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Arch Aesthetic Plast Surg > Volume 23(1); 2017 > Article
Pyo, Ju, Lim, Song, and Lim: Periumbilical Dermal Graft as a Good Option for Volume Enhancement in Secondary Cleft Lip Deformity: A Case Report


Volume deficiency and poorly defined cupid's bow of the upper lip are frequently encountered problems in secondary cleft lip deformities. In this report, we present the method of a periumbilical dermal graft for correcting secondary cleft lip deformity. A 17-year-old male patient presented with a poorly defined notching cupid's bow and volume deficiency of the upper lip. He had undergone cleft lip surgery when he was 2 years old. We planned to perform a periumbilical dermal graft. There were sufficient amount of periumbilical subdermis and fat tissue thickness to obtain abundant volume. The periumbilical contour was similar to the natural contour of the lip. Less scarring was expected. There was no need to change the posture during operation, making it easy to harvest. Postoperative evaluations showed vermilion symmetry. Ideal cupid's bow shape and position were achieved without color mismatch. As a result, we obtained an ideal volume of the upper lip. Therefore a periumbilical dermal graft is a good option for correcting volume deficiency of the lip with good aesthetic outcomes.


Deficiency of the free border in the cupid’s bow of the upper lip is a frequently encountered problem that has deficient volume in secondary cleft lip deformities. These deficiencies, also known as ‘whistle deformity’ or ‘vermilion notching’, are frequently observed after surgical correction of the primary cleft lip. For mild deficiency of the upper lip, we can perform Z-plasty or V-Y advanced flap [1]. However, for a serious and wide deficiency due to decrease of subcutaneous tissue or muscle, additional treatment could be necessary. A variety of procedures have been developed to treat these deficiencies, and multiple treatments have been reported. One option is to supplement other tissues or use alloplastic material, to achieve a satisfactory operation result [2]. From the perspective of supplementation, various donors could be utilized. In this study, we would like to introduce an autologous periumbilical dermal graft as a good option for treating cleft lip deformity.


A 17-year-old Asian male patient presented with a poorly defined notching cupid’s bow and volume deficiency of the upper lip (Fig. 1). He had undergone cleft lip surgery when he was 2 years old.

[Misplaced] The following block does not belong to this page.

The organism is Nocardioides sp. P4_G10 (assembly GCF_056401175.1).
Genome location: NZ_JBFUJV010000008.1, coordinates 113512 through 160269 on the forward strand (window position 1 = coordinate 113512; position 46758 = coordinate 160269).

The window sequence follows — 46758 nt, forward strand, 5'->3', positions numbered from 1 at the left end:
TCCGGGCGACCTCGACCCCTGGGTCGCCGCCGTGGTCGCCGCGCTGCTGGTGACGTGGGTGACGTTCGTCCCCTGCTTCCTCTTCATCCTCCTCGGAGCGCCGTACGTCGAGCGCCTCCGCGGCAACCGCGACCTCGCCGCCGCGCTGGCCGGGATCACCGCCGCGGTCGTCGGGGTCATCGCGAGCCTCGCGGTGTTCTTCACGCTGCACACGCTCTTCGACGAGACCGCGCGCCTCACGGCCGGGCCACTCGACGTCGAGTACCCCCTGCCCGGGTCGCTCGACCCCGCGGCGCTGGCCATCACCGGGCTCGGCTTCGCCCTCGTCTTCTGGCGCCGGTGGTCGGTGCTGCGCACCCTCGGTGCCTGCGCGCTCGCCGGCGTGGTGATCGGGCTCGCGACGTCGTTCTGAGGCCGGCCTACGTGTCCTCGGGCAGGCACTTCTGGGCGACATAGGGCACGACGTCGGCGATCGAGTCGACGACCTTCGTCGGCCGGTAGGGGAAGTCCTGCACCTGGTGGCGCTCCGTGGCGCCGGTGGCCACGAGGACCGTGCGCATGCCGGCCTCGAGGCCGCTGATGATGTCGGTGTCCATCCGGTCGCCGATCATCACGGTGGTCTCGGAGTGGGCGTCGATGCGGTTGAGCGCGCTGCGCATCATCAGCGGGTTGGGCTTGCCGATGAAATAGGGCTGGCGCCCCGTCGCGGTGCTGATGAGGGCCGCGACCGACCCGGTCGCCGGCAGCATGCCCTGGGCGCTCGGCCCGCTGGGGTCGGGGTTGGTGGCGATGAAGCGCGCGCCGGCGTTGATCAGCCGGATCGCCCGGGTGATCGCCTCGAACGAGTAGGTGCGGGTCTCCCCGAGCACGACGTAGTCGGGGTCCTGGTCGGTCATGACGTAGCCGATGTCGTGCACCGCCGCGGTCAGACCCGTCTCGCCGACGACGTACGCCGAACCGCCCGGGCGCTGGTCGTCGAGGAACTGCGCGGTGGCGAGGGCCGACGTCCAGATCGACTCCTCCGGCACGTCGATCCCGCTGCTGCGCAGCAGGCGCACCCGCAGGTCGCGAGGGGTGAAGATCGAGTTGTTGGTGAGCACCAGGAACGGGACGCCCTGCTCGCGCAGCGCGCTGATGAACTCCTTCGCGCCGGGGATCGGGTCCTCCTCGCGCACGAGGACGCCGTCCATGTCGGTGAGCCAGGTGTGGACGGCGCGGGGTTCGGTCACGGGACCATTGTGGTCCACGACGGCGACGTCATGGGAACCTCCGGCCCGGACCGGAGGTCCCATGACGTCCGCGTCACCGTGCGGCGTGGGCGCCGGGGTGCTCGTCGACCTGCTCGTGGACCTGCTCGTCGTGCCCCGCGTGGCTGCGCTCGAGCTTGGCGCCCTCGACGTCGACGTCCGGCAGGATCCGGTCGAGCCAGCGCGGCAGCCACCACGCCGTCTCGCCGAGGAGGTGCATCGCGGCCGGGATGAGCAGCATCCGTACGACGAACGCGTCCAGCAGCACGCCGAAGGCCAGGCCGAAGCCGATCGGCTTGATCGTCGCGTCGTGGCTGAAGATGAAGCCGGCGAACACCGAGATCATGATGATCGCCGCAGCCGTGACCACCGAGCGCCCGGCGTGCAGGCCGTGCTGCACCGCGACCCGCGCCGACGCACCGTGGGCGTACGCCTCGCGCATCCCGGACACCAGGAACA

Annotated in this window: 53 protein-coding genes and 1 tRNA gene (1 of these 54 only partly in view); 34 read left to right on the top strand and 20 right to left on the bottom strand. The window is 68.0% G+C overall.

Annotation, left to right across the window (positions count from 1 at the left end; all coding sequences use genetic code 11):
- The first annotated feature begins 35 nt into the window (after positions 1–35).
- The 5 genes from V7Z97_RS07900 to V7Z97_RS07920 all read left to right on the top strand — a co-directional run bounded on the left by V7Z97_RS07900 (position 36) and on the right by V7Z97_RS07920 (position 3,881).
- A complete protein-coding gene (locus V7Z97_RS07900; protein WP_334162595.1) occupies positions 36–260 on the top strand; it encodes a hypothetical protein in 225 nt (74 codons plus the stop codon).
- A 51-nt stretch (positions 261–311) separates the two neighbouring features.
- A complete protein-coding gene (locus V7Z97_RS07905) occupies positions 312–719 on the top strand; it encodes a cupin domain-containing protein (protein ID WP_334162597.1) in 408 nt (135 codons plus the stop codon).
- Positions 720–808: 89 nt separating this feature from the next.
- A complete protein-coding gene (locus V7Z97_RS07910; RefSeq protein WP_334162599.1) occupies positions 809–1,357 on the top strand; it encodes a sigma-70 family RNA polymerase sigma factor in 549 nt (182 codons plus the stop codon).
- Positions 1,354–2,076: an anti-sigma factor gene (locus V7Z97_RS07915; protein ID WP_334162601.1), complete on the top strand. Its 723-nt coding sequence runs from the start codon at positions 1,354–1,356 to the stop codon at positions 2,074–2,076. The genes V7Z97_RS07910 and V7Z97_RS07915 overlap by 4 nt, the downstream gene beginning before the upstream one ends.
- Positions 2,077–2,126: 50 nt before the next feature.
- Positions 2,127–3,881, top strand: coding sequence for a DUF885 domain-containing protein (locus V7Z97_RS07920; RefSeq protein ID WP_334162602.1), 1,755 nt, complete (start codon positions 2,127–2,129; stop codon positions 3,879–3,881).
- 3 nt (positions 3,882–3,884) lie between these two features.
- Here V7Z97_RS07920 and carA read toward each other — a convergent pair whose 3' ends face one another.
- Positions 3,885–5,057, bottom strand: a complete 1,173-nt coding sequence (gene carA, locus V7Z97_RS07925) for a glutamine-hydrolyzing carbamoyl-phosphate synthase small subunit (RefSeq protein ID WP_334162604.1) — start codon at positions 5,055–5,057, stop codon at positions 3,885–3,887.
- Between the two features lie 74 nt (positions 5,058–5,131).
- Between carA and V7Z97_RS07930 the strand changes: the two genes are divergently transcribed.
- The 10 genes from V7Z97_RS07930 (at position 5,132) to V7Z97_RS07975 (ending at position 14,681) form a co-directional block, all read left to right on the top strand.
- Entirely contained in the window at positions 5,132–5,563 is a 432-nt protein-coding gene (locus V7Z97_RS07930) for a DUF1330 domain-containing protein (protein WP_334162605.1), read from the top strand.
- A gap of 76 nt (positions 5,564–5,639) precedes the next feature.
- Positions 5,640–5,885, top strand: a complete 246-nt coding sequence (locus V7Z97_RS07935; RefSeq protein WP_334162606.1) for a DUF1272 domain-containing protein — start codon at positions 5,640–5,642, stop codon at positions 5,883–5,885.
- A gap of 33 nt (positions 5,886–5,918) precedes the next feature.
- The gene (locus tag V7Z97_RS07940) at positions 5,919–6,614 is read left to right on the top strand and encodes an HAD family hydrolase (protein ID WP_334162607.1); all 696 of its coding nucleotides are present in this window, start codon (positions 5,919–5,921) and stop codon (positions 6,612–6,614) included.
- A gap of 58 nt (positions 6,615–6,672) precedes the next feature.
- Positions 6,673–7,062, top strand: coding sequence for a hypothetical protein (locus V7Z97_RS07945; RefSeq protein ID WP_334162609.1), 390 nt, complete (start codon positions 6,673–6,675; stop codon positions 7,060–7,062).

To correct the deformity, we evaluated and marked the amount of deficiency. The mid-line of face was located (Fig. 2). After designing, we performed excision of the previous scar following the minimally realigned excision line. We also excised the outer mucosa of the upper lip, and we performed mucosal dissection.
To have sufficient volume, we decided to harvest full layer of dermis and some dermal fat tissue in the periumbilical area (Fig. 3).
We harvested dermal graft with consideration of the recipient shape, tunneled between the muscle and mucosa of the upper lip to spare sufficient space (Fig. 4 and 5).
The graft was inserted into the submucosal pocket and fixed through pull-out suture on both lateral end (Fig. 6).
The operation result was evaluated by the surgeon based on cosmetic appearance, consistency of the upper lip vermilion and cupid’s bow. The occurrence of complications, including infection and graft loss, was assessed during outpatient visit. Three months after the surgery, we observed a symmetric vermilions and ideal position of the cupid’s bow (Fig. 7). Color inconsistency was not observed. Besides, the degree of firmness and stiffness assessed with Vancouver Scar Scale by the surgeon was adequate enough. We finally obtained an ideal amount of upper lip volume without complications such as infection or transplant rejection. The patient was satisfied with the results.


Secondary cleft lip deformities are usually accompanied by decreased lip volume and vermilion mismatch. Our study focused on the correction of secondary cleft lip deformity, where the periumbilical dermal graft has been utilized in various ways. Using this method, we were able to obtain a consistently sufficient volume of the upper lip. This technique can effectively be used for correction, as the end result looked similar to the natural lip.